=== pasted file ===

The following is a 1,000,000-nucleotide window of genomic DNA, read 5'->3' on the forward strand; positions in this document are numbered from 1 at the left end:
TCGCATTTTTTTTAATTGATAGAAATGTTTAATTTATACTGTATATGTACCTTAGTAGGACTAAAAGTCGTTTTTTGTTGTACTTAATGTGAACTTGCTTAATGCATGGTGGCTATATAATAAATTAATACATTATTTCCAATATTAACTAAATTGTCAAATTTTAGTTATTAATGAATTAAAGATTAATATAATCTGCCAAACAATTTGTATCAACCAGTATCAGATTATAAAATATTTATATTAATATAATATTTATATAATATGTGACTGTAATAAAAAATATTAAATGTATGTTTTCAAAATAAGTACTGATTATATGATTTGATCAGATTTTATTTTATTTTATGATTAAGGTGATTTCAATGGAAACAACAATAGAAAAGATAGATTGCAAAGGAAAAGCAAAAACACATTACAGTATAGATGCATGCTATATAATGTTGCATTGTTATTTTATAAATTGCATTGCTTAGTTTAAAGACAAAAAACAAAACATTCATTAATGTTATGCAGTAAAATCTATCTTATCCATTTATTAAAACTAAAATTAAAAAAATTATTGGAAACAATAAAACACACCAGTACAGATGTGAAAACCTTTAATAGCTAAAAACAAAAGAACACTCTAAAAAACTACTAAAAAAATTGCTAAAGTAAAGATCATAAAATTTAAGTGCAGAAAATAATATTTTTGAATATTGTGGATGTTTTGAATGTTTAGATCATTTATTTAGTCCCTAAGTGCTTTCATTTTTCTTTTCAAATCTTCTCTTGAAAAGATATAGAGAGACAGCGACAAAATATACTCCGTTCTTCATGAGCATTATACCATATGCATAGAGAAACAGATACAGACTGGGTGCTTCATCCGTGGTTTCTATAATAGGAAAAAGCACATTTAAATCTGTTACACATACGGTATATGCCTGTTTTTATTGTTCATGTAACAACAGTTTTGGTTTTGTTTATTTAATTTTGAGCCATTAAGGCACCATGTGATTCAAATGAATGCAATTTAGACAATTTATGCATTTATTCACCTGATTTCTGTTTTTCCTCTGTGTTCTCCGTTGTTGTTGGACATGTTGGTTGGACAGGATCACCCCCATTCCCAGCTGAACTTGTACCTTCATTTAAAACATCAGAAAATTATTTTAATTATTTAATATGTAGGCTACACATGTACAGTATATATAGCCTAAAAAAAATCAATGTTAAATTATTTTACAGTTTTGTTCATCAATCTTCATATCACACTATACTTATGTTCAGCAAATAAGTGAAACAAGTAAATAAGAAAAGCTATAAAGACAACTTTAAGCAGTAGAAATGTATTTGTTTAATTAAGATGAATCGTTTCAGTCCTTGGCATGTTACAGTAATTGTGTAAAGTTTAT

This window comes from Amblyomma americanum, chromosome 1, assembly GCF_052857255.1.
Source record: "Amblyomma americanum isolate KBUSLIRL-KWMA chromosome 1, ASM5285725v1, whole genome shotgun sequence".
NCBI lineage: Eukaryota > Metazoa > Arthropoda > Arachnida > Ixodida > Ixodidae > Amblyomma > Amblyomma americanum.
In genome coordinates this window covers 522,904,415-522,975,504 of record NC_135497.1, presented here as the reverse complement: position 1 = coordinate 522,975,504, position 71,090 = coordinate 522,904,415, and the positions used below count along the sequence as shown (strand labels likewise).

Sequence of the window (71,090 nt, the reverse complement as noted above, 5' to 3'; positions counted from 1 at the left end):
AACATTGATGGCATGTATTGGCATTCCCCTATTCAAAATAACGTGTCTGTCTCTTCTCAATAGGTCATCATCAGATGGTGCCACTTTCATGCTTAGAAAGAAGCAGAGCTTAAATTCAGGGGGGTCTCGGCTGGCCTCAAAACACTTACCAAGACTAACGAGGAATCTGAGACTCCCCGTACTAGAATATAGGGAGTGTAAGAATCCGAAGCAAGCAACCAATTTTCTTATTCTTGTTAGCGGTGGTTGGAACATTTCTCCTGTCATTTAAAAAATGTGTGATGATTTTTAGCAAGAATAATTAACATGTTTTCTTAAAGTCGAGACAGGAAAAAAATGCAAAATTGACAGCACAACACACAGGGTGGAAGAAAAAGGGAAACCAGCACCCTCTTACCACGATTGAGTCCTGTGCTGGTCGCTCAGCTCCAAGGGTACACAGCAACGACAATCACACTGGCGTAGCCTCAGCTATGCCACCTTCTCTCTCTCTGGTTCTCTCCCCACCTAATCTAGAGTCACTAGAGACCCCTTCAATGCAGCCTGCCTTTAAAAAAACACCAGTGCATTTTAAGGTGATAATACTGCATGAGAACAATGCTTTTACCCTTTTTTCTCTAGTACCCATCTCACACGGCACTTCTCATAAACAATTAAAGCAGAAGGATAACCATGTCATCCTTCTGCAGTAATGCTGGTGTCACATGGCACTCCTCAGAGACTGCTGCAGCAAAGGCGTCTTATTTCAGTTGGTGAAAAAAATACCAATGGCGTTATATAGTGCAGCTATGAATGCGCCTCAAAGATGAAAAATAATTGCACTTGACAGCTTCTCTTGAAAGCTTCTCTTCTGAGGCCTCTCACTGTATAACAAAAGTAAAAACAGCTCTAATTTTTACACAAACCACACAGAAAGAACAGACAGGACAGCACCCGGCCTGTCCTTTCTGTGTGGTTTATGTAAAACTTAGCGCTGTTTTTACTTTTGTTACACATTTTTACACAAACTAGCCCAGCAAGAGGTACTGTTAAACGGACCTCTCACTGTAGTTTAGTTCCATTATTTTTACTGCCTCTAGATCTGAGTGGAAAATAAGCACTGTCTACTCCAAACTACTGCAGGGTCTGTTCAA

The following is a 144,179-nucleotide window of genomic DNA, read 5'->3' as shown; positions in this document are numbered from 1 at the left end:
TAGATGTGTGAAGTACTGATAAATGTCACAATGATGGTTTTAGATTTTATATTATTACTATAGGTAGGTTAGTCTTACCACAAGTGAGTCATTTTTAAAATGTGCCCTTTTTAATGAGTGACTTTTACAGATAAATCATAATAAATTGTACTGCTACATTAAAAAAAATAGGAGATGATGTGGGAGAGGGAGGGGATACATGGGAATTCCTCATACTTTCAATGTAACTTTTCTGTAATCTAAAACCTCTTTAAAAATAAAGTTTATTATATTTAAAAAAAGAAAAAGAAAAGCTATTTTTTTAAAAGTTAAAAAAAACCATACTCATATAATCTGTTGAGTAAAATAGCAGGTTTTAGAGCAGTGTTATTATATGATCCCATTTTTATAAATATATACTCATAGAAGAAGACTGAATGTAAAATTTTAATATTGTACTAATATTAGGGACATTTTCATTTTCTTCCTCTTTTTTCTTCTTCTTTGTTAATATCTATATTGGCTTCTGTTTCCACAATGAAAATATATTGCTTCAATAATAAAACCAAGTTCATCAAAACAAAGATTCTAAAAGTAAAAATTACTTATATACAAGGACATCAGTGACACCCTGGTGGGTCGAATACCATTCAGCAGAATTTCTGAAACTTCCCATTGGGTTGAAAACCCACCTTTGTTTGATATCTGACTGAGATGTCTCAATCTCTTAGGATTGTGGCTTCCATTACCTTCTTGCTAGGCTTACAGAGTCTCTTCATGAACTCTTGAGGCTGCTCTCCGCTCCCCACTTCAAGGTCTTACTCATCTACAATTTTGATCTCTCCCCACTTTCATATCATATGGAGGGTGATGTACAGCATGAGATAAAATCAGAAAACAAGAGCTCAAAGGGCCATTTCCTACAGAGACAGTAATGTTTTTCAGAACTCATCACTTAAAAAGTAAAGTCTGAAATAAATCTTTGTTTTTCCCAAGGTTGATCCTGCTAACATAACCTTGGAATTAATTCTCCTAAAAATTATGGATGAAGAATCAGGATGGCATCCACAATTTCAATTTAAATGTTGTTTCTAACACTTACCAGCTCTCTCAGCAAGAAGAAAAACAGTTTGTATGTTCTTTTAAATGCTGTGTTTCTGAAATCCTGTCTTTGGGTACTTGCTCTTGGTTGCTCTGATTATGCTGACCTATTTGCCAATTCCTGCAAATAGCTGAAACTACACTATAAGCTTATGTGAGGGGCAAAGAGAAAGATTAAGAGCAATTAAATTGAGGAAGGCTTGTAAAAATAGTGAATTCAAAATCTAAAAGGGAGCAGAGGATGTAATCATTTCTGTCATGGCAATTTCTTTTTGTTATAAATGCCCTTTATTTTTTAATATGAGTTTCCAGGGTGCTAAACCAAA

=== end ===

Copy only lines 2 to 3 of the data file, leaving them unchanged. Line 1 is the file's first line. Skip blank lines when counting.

TCGCATTTTTTTTAATTGATAGAAATGTTTAATTTATACTGTATATGTACCTTAGTAGGACTAAAAGTCGTTTTTTGTTGTACTTAATGTGAACTTGCTTAATGCATGGTGGCTATATAATAAATTAATACATTATTTCCAATATTAACTAAATTGTCAAATTTTAGTTATTAATGAATTAAAGATTAATATAATCTGCCAAACAATTTGTATCAACCAGTATCAGATTATAAAATATTTATATTAATATAATATTTATATAATATGTGACTGTAATAAAAAATATTAAATGTATGTTTTCAAAATAAGTACTGATTATATGATTTGATCAGATTTTATTTTATTTTATGATTAAGGTGATTTCAATGGAAACAACAATAGAAAAGATAGATTGCAAAGGAAAAGCAAAAACACATTACAGTATAGATGCATGCTATATAATGTTGCATTGTTATTTTATAAATTGCATTGCTTAGTTTAAAGACAAAAAACAAAACATTCATTAATGTTATGCAGTAAAATCTATCTTATCCATTTATTAAAACTAAAATTAAAAAAATTATTGGAAACAATAAAACACACCAGTACAGATGTGAAAACCTTTAATAGCTAAAAACAAAAGAACACTCTAAAAAACTACTAAAAAAATTGCTAAAGTAAAGATCATAAAATTTAAGTGCAGAAAATAATATTTTTGAATATTGTGGATGTTTTGAATGTTTAGATCATTTATTTAGTCCCTAAGTGCTTTCATTTTTCTTTTCAAATCTTCTCTTGAAAAGATATAGAGAGACAGCGACAAAATATACTCCGTTCTTCATGAGCATTATACCATATGCATAGAGAAACAGATACAGACTGGGTGCTTCATCCGTGGTTTCTATAATAGGAAAAAGCACATTTAAATCTGTTACACATACGGTATATGCCTGTTTTTATTGTTCATGTAACAACAGTTTTGGTTTTGTTTATTTAATTTTGAGCCATTAAGGCACCATGTGATTCAAATGAATGCAATTTAGACAATTTATGCATTTATTCACCTGATTTCTGTTTTTCCTCTGTGTTCTCCGTTGTTGTTGGACATGTTGGTTGGACAGGATCACCCCCATTCCCAGCTGAACTTGTACCTTCATTTAAAACATCAGAAAATTATTTTAATTATTTAATATGTAGGCTACACATGTACAGTATATATAGCCTAAAAAAAATCAATGTTAAATTATTTTACAGTTTTGTTCATCAATCTTCATATCACACTATACTTATGTTCAGCAAATAAGTGAAACAAGTAAATAAGAAAAGCTATAAAGACAACTTTAAGCAGTAGAAATGTATTTGTTTAATTAAGATGAATCGTTTCAGTCCTTGGCATGTTACAGTAATTGTGTAAAGTTTAT

This window comes from Amblyomma americanum, chromosome 1, assembly GCF_052857255.1.